Neo Technology Makes Graph Databases More Accessible

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    Seven Ways to Make Big Data an Actionable Opportunity

    In terms of actual adoption, the fastest growing segment of the database market actually belongs to graph databases that are increasingly being used to drive new classes of applications that require mapping functionality.

    Looking to extend the popularity of those databases, Neo Technology this week announced the general availability of Neo4j 2.0, which includes enhancements to the Cypher query language that Neo Technology provides for building applications.

    Neo Technology CEO Emil Eifrem says the enhancements to Cypher include an interactive query capability that makes it a lot easier to visually prototype applications and additional schema constructs that extend the data modeling capabilities of Neo4j.

    Eifrem says that graph databases have emerged as a complement to traditional SQL databases that are optimized for a specific class of applications, largely because a graph database can handle those applications using only about one-tenth the amount of code it would require to build something equivalent using SQL.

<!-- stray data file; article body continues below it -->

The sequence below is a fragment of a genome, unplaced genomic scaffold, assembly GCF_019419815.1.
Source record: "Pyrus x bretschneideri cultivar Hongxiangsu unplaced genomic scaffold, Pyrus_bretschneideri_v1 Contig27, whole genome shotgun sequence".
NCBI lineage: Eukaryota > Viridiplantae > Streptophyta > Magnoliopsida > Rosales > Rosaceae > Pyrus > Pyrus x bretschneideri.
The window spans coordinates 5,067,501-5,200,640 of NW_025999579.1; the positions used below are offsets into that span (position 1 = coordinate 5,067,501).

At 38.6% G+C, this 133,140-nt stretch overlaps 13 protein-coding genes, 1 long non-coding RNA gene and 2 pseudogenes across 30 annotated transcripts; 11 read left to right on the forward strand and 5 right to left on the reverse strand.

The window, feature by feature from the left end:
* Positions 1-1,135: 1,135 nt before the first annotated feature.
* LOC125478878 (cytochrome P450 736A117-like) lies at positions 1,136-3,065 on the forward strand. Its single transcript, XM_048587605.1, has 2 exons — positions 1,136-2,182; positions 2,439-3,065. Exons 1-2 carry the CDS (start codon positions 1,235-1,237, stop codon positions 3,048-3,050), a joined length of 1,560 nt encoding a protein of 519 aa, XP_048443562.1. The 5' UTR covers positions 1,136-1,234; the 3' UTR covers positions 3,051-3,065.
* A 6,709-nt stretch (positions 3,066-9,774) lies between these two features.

The end goal, says Eifrem, is to make graph database technology more accessible to a broader range of developers by making it easier to build applications using a graph database. For that reason, Neo Technology is now also providing free interactive training online.

    Of course, that does present database administrators with the challenge of having to manage yet another database architecture. But in a Big Data world where the number of database architectures is already rapidly increasing, what’s one more?

    Mike Vizard
    Mike Vizard
    Michael Vizard is a seasoned IT journalist, with nearly 30 years of experience writing and editing about enterprise IT issues. He is a contributor to publications including Programmableweb, IT Business Edge, CIOinsight and UBM Tech. He formerly was editorial director for Ziff-Davis Enterprise, where he launched the company’s custom content division, and has also served as editor in chief for CRN and InfoWorld. He also has held editorial positions at PC Week, Computerworld and Digital Review.

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